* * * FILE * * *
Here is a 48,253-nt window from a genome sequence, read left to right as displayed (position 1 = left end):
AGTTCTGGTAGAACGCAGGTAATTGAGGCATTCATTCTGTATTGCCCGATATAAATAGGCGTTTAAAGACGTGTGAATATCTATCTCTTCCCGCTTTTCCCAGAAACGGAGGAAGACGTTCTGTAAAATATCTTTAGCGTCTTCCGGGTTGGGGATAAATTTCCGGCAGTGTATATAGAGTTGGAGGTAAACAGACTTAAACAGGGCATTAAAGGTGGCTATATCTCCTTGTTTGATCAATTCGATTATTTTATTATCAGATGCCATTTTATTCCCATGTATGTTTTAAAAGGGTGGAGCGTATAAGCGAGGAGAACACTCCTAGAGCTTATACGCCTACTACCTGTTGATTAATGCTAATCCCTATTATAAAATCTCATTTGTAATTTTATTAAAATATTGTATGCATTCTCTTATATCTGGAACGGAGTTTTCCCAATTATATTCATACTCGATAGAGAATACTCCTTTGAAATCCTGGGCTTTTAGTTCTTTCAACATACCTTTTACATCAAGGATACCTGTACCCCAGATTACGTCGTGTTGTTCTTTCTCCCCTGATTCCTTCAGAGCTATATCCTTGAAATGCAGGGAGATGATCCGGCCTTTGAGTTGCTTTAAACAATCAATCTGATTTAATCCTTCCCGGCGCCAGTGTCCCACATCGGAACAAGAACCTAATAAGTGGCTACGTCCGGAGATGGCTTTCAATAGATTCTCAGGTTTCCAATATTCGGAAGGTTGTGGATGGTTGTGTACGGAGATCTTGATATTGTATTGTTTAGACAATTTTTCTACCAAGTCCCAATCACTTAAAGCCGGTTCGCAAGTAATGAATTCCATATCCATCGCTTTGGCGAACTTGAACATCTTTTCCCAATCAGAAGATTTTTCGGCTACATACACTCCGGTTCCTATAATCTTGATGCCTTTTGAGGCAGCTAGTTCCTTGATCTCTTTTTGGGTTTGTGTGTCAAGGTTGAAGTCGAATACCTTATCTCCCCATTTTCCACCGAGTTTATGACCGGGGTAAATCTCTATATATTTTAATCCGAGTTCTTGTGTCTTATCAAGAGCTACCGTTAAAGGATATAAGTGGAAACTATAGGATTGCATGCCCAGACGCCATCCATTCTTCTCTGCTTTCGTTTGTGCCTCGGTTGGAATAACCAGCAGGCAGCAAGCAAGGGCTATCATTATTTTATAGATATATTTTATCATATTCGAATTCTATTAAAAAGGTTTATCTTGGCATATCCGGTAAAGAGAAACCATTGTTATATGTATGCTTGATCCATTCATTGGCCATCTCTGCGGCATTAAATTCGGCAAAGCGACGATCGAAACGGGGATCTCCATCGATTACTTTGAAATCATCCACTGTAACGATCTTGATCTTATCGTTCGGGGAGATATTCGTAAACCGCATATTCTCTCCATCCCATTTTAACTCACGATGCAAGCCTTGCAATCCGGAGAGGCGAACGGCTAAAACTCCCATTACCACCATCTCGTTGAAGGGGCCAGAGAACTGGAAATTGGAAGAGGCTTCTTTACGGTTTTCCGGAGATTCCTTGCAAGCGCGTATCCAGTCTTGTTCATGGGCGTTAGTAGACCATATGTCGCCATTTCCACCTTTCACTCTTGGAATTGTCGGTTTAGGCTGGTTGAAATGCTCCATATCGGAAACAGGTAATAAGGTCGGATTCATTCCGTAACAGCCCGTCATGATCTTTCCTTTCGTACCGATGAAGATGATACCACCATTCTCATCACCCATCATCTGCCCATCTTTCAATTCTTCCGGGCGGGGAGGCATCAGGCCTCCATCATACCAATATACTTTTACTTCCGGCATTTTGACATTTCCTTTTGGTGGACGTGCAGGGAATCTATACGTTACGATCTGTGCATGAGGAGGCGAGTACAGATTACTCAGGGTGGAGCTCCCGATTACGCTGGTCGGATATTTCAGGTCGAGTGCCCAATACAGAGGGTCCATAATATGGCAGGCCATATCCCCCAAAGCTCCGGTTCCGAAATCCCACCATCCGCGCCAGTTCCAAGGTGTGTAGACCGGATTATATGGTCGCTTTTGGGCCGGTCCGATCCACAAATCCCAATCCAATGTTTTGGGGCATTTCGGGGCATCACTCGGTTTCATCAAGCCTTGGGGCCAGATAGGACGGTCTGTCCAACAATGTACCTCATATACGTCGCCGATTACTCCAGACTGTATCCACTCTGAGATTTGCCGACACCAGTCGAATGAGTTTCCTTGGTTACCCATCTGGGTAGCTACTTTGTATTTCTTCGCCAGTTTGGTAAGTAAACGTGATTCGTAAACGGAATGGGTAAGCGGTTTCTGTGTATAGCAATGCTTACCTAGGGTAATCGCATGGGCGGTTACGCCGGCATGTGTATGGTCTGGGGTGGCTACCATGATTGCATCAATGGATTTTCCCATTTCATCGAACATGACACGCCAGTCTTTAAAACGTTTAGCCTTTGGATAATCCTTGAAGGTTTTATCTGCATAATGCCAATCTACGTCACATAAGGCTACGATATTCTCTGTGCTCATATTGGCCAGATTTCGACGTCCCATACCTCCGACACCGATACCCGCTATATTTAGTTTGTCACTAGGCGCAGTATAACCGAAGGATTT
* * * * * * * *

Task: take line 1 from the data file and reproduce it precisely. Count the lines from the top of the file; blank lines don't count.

Here is a 48,253-nt window from a genome sequence, read left to right as displayed (position 1 = left end):